Bedroom tax: Paul Givan and Mairtin O Muilleoir at loggerheads over £24m benefit payouts in Northern Ireland
Stormont ministers are at odds over whether payments to support those losing out under the Government's 'bedroom tax' can be distributed amid the devolution crisis.
The DUP Communities Minister Paul Givan has insisted the approval of the now-paralysed Executive is required to authorise £24m in payouts this year to around 34,000 social housing residents.
They are set to lose out due to the policy of reducing benefits to those deemed to have spare rooms.
Sinn Fein Finance Minister Mairtin O Muilleoir countered those claims by insisting the 2016 Budget Act enables the release of the payments.
Then Mr Givan later rejected Mr O Muilleoir's claim.
He tweeted: "Engaged with my officials on DoF Ministers letter re bedroom tax. Regrettably not a way forward. I continue to explore emergency options."
Amid uncertainty around the mitigation measures, earlier the minister's Sinn Fein colleague Conor Murphy had urged the UK Government not to roll out the spare room subsidy in Northern Ireland.
Otherwise known as the social sector size criteria, the Government welfare reform on housing benefit will be introduced in Northern Ireland next month.
Extra money of up to £91m provided by Stormont to make up for cuts to the overall welfare budget at Westminster was a key plank in an earlier agreement to save power-sharing. It had been a central Sinn Fein demand.
But the looming implosion of the institutions following Martin McGuinness's resignation as Deputy First Minister means the Executive is currently unable to meet to sign off the payments.
While Mr Givan's department stated that Executive approval is required, Mr O Muilleoir insisted otherwise.
A Department of Finance spokesman said: "The Finance Minister has written to the Communities Minister to confirm that sufficient legislative authority is already in place to allow bedroom tax mitigation payments.
"The 2016 Budget Act, which was approved by the Assembly, provides legislative authority to make bedroom tax mitigation payments. This will cover any expenditure up until March 2017.
"After that date, Section 59 of the 1998 NI Act can be used to ensure payments continue."
Earlier, Mr Murphy had said: "All of the parties in these institutions are opposed to the bedroom tax.
"It is the British Government who are legislating for bedroom tax and we told them specifically today that they have no need to legislate for bedroom tax for the north."
On Thursday David Sterling, from the Department of Finance, wrote: "I am content, having taken legal advice, that from a legal perspective the 2016 Budget Act provides sufficient legislative authority to make bedroom tax mitigation payments.
Mr Sterling cautioned that the Budget Act does not provide for the terms and conditions of any mitigation scheme.
However, he added that "there is no legal reason why these matters cannot be determined administratively".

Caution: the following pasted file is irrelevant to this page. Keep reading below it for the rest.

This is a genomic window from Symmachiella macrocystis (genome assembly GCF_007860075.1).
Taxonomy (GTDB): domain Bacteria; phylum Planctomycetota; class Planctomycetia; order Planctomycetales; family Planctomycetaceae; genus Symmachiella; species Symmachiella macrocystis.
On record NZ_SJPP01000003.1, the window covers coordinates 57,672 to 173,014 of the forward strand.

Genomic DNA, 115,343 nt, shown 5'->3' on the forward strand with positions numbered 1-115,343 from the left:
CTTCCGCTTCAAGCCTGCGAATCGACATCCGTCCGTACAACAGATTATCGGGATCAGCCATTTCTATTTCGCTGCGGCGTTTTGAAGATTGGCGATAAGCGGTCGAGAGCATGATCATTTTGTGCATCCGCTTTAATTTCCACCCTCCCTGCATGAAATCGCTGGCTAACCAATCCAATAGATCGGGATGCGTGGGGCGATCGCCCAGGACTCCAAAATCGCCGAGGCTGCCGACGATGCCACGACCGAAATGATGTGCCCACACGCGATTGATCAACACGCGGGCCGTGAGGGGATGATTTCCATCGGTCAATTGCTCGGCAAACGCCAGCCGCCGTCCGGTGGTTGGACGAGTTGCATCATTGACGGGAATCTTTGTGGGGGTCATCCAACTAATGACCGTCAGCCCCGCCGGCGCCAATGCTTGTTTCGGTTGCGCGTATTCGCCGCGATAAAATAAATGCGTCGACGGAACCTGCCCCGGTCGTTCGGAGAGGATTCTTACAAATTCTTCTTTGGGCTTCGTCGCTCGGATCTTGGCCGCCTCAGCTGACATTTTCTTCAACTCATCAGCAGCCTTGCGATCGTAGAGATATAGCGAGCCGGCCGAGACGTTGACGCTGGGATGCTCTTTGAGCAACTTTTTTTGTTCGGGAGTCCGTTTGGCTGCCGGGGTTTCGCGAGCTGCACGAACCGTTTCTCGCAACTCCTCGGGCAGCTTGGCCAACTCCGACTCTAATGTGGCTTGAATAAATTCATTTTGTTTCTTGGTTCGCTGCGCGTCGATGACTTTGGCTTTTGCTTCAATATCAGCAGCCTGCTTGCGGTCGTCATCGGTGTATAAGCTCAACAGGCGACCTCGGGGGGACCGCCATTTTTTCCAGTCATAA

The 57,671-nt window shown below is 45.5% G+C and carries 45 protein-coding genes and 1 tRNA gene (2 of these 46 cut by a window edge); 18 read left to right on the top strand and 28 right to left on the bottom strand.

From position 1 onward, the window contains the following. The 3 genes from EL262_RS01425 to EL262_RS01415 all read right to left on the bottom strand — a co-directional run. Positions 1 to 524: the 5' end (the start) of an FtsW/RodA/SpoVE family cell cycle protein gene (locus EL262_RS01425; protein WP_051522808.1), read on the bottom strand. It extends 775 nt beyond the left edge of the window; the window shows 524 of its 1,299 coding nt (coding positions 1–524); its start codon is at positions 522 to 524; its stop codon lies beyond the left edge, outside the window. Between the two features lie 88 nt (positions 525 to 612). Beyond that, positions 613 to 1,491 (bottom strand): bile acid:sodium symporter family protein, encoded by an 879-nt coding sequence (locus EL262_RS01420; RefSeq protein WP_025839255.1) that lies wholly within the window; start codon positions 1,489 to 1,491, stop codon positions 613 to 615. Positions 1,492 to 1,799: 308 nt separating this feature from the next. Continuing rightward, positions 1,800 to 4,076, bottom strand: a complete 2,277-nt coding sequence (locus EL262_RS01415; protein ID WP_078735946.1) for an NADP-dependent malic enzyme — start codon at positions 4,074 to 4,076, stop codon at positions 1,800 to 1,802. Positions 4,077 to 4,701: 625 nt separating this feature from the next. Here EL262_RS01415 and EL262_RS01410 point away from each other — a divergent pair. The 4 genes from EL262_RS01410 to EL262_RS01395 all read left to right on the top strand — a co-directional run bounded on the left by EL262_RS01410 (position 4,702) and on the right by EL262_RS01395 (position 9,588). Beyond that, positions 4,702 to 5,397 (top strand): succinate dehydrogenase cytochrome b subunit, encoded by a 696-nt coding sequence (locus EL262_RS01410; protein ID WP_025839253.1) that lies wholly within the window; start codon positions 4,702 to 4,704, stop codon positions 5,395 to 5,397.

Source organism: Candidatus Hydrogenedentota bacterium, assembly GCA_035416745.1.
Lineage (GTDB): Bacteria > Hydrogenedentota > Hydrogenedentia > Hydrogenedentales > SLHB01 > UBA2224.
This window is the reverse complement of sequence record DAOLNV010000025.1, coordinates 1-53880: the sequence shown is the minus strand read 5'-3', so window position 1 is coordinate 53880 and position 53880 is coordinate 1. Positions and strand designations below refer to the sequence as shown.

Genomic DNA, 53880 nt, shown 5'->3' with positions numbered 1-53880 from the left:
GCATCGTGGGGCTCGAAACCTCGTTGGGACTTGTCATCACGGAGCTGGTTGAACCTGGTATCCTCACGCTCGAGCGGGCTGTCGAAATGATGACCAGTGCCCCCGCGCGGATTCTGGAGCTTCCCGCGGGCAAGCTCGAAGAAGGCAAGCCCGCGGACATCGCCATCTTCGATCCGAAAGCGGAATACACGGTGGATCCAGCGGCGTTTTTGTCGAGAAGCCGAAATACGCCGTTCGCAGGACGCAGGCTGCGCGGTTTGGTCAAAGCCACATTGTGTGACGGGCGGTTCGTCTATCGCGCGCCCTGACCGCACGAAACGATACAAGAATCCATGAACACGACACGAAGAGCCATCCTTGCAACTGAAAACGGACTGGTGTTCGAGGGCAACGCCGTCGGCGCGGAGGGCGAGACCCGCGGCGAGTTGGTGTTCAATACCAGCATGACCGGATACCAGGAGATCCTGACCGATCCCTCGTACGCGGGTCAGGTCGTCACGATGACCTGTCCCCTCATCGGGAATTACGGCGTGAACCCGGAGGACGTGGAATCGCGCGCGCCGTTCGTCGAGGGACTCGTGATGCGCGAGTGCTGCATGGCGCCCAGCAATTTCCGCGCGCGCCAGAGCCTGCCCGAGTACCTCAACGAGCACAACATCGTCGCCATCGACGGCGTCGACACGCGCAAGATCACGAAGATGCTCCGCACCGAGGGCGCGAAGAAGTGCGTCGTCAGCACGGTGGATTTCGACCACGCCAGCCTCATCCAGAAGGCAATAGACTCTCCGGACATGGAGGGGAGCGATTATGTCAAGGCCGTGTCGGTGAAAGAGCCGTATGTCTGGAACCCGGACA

Sinn Fein Foyle MLA Raymond McCartney said: "I hope that those politicians who for purely political point scoring reasons indulged in scaremongering, creating unnecessary concern for citizens will now do the honourable thing and retract their assertions as publicly as they made them.
"The Permanent Secretary at the Department, David Sterling has today confirmed that after taking legal advice the position given by Finance Minister Máirtín Ó Muelloir was the correct interpretation of the legislation and that Bedroom Tax mitigations can go forward and that after March the 1998 Act will be sufficient to ensure that payments can continue."
Steps to protect Northern Ireland benefit recipients from London-driven welfare reforms were championed by Sinn Fein and negotiated as part of the 2015 Fresh Start Agreement.
Northern Ireland Secretary James Brokenshire rejected the suggestion that the Government would adjust its UK-wide welfare reforms in Northern Ireland.
"It is a UK-wide position on the spare room subsidy," he said.
"Clearly it is for the devolved administration here to determine if they wish to make a change from UK-wide policy."
Mr Givan had said earlier that he could not release the £24m pledged to help claimants this year because legally he needed the agreement of the Executive. He had said: "Legally, the mitigation measures have to go to the Executive, then the relevant committee, and finally the Assembly for a debate and vote.
"That would have been done over the next four weeks and measures put in place before the bedroom tax was introduced on February 20.
"Neither the DUP nor Sinn Fein wanted the bedroom tax but, by Sinn Fein's actions, it's now on the cards."
His department later confirmed that Assembly approval is required to give the department the necessary powers to make the payments.
"Without Executive and Assembly approval the Department does not have the legal basis to introduce the mitigation payments as planned," it said.
"The minister has tasked officials to look at what emergency procedures may be available."